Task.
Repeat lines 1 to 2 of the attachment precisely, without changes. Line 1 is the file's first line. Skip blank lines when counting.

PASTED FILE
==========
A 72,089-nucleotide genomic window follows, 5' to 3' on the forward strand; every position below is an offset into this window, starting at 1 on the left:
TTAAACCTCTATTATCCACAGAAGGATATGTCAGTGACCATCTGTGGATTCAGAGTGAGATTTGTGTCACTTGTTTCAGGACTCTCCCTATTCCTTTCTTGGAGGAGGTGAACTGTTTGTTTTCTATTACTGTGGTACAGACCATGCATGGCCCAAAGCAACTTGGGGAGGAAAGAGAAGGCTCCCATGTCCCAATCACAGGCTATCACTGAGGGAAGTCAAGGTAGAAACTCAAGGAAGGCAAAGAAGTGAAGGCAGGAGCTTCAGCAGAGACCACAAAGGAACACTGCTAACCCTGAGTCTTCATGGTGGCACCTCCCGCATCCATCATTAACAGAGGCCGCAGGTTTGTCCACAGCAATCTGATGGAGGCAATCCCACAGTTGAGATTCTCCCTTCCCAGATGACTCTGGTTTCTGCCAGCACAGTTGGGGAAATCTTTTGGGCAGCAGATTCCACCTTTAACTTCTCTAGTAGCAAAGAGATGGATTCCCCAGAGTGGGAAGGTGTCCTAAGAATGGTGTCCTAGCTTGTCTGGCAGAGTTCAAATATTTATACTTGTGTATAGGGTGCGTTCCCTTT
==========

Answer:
A 72,089-nucleotide genomic window follows, 5' to 3' on the forward strand; every position below is an offset into this window, starting at 1 on the left:
TTAAACCTCTATTATCCACAGAAGGATATGTCAGTGACCATCTGTGGATTCAGAGTGAGATTTGTGTCACTTGTTTCAGGACTCTCCCTATTCCTTTCTTGGAGGAGGTGAACTGTTTGTTTTCTATTACTGTGGTACAGACCATGCATGGCCCAAAGCAACTTGGGGAGGAAAGAGAAGGCTCCCATGTCCCAATCACAGGCTATCACTGAGGGAAGTCAAGGTAGAAACTCAAGGAAGGCAAAGAAGTGAAGGCAGGAGCTTCAGCAGAGACCACAAAGGAACACTGCTAACCCTGAGTCTTCATGGTGGCACCTCCCGCATCCATCATTAACAGAGGCCGCAGGTTTGTCCACAGCAATCTGATGGAGGCAATCCCACAGTTGAGATTCTCCCTTCCCAGATGACTCTGGTTTCTGCCAGCACAGTTGGGGAAATCTTTTGGGCAGCAGATTCCACCTTTAACTTCTCTAGTAGCAAAGAGATGGATTCCCCAGAGTGGGAAGGTGTCCTAAGAATGGTGTCCTAGCTTGTCTGGCAGAGTTCAAATATTTATACTTGTGTATAGGGTGCGTTCCCTTT